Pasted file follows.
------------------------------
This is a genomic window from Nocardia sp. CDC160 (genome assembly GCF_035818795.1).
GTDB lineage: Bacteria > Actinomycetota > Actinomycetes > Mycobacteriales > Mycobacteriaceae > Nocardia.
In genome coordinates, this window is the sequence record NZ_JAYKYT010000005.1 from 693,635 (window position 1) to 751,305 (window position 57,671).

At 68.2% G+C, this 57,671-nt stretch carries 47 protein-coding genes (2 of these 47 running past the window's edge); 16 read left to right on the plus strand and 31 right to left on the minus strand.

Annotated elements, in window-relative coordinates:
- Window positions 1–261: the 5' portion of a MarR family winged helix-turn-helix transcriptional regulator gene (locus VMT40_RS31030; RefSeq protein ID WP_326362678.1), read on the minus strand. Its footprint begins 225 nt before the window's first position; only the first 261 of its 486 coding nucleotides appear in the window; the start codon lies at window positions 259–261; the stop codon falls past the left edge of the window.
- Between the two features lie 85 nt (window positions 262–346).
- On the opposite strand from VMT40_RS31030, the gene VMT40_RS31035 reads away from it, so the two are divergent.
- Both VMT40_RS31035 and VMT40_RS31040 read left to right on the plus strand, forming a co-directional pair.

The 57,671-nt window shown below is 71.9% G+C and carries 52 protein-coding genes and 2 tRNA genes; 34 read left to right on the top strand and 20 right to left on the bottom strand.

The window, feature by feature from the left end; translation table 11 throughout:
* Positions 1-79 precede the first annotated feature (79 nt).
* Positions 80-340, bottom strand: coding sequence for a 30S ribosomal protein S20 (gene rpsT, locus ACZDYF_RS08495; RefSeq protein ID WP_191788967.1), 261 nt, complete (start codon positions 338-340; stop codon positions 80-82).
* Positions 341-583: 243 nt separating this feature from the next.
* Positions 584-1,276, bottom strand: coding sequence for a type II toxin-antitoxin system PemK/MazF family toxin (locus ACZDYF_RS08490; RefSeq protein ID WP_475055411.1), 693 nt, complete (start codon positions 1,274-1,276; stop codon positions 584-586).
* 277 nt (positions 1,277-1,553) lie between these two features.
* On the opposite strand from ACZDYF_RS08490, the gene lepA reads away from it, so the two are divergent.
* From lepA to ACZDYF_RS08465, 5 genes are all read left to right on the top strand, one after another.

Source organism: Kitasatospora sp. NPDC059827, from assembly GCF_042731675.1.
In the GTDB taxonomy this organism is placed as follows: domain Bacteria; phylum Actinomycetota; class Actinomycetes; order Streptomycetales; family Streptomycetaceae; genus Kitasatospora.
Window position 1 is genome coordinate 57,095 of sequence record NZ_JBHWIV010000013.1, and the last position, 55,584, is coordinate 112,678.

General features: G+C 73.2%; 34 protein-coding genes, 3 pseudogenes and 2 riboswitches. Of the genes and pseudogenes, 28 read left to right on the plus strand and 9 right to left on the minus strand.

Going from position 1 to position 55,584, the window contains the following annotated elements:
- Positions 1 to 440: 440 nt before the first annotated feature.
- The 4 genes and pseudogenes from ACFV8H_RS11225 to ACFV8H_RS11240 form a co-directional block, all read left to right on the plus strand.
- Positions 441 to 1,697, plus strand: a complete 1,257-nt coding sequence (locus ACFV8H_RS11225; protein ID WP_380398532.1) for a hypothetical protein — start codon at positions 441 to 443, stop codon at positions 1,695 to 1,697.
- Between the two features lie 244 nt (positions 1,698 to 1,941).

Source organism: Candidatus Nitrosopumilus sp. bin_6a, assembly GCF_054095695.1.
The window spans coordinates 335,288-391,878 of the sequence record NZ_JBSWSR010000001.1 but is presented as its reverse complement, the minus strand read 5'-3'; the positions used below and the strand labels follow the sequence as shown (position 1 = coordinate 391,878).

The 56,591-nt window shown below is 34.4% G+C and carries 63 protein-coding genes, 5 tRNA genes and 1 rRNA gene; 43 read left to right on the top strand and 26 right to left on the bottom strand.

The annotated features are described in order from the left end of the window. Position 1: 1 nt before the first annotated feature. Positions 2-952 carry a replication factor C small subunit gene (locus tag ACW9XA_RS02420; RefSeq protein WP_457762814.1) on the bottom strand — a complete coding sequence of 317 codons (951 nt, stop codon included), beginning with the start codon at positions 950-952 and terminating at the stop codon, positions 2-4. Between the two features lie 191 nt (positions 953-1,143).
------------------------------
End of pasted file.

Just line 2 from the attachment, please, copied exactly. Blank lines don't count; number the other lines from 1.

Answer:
GTDB lineage: Bacteria > Actinomycetota > Actinomycetes > Mycobacteriales > Mycobacteriaceae > Nocardia.